Trichloro(fluoro)methane, Fluorotrichloromethane, Fluorochloroform, Freon 11, CFC 11, R 11, Arcton 9, Freon 11A, Freon 11B, Freon HE, Freon MF
|Molar mass||137.37 g·mol−1|
|Melting point||−110.48 °C (−166.86 °F; 162.67 K)|
|Boiling point||23.77 °C (74.79 °F; 296.92 K)|
|1.1 g/L (at 20 °C)|
|Vapor pressure||89 kPa at 20 °C
131 kPa at 30 °C
|EU Index||Not listed|
|US health exposure limits (NIOSH):|
|TWA 1000 ppm (5600 mg/m3)|
|Supplementary data page|
|Refractive index (n),
Dielectric constant (εr), etc.
|UV, IR, NMR, MS|
Except where noted otherwise, data is given for materials in their standard state (at 25 °C (77 °F), 100 kPa)
|what is: / ?)(|
Trichlorofluoromethane, also called freon-11, CFC-11, or R-11, is a chlorofluorocarbon. It is a colorless, faint ethereal and sweetish odor liquid that boils at about room temperature.
It was the first widely used refrigerant. Because of its high boiling point (compared to most refrigerants), it can be used in systems with a low operating pressure, making the mechanical design of such systems less demanding than that of higher-pressure refrigerants R-12 or R-22.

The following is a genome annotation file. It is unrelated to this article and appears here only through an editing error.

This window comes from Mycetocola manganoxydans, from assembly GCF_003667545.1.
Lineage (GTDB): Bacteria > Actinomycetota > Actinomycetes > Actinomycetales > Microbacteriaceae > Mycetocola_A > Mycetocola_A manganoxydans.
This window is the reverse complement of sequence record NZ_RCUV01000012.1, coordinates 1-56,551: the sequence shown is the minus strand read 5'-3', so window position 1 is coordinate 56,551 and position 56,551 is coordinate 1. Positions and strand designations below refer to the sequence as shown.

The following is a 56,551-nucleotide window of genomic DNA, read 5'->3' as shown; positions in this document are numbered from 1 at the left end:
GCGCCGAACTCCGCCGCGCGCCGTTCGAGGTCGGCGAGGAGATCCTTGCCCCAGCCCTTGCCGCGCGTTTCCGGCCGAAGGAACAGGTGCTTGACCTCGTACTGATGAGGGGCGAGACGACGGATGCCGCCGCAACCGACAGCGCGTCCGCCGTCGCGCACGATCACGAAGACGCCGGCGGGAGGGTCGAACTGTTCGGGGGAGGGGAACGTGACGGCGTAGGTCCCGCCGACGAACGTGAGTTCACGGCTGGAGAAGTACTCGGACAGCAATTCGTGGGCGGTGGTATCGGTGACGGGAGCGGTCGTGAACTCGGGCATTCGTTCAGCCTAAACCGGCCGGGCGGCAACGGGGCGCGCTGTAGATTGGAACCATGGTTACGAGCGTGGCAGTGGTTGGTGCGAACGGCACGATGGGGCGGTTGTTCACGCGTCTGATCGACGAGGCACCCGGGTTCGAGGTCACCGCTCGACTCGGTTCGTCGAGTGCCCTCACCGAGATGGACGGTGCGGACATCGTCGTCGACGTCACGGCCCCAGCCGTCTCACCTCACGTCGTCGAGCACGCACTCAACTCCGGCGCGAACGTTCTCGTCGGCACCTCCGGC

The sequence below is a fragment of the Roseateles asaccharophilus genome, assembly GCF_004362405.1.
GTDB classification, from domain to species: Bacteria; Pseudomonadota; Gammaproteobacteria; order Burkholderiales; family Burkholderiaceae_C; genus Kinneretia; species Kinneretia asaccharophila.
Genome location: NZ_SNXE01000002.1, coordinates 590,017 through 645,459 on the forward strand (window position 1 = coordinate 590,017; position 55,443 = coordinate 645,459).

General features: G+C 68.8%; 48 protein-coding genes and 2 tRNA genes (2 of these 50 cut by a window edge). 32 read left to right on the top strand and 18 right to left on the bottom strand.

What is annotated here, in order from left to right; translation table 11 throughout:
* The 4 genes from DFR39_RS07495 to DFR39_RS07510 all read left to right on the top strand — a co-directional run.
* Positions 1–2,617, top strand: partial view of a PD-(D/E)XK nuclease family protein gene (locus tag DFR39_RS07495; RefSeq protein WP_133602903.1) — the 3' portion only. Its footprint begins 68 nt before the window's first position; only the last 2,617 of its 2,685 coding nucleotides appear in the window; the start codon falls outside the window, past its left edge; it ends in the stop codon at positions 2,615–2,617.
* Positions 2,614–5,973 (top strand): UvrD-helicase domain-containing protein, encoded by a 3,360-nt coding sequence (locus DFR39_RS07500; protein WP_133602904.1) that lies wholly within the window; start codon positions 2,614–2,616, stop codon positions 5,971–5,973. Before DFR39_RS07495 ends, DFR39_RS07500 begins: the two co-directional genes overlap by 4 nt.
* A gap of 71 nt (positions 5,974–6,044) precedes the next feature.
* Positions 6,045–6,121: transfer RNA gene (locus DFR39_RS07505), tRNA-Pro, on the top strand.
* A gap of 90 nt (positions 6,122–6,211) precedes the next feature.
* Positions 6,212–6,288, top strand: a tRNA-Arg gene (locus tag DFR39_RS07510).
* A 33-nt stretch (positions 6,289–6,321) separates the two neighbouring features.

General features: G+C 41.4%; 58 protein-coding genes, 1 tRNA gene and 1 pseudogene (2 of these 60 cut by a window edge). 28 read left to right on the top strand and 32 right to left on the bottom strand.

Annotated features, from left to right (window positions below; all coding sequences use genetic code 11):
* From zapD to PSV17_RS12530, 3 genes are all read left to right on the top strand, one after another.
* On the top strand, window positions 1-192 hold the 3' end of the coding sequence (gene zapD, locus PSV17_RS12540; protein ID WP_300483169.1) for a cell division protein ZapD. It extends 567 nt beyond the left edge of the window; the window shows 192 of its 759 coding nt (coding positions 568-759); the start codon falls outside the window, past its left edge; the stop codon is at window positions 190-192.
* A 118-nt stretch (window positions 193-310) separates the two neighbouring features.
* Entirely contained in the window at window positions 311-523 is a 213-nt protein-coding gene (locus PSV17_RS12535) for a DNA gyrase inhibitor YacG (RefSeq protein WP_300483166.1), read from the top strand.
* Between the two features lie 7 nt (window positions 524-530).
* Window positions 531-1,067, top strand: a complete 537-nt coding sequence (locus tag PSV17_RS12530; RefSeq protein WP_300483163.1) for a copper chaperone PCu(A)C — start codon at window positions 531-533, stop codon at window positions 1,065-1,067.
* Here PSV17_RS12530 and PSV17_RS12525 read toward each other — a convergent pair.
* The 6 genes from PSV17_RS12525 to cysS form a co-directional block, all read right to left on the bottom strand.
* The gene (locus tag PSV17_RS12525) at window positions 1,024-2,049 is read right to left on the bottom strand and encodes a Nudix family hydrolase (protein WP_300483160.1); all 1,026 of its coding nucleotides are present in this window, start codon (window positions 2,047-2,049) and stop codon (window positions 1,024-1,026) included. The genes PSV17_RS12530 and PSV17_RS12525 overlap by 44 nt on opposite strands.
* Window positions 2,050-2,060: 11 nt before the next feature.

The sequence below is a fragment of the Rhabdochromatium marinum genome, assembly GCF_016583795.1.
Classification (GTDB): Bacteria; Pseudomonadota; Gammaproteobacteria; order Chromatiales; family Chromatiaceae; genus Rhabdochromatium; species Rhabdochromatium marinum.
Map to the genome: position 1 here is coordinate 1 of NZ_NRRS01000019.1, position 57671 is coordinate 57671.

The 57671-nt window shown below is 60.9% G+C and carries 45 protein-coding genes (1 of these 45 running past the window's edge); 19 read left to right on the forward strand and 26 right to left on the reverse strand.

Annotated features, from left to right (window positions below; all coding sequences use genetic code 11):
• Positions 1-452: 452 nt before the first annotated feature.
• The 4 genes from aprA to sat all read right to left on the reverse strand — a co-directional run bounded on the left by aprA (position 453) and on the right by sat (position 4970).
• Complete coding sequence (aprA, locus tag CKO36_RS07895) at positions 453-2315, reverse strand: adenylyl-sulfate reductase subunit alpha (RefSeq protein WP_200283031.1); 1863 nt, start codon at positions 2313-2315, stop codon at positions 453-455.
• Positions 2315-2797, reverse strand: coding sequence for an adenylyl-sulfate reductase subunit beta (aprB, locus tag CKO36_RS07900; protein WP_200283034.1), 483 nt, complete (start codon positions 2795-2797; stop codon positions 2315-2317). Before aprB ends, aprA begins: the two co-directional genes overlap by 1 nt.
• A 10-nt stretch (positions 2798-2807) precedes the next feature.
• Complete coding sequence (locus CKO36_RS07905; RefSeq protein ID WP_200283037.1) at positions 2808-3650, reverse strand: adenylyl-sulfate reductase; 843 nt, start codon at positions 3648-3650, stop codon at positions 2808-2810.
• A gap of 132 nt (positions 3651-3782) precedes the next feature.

R-11 is assigned an ozone depletion potential of 1.0. U.S. production was ended in January 1, 1996.
Trichlorofluoromethane is used as a reference compound for fluorine-19 NMR studies.
Prior to the knowledge of the ozone depletion potential of chlorine in refrigerants and other possible harmful effects on the environment, trichlorofluoromethane was sometimes used as a cleaning/rinsing agent for low pressure systems, often dumping the used and "dirty" liquid.
- CFC-11 NOAA/ESRL Global measurements
- Public health goal for trichlorofluoromethane in drinking water
- Names at webbook.nist.gov
- Data sheet at speclab.com
- International Chemical Safety Card 0047
- "NIOSH Pocket Guide to Chemical Hazards". National Institute for Occupational Safety and Health (NIOSH). id=0290.
- Phase change data at webbook.nist.gov
- Thermochemistry data at chemnet.ru
- ChemSub Online: Trichlorofluoromethane - CFC-11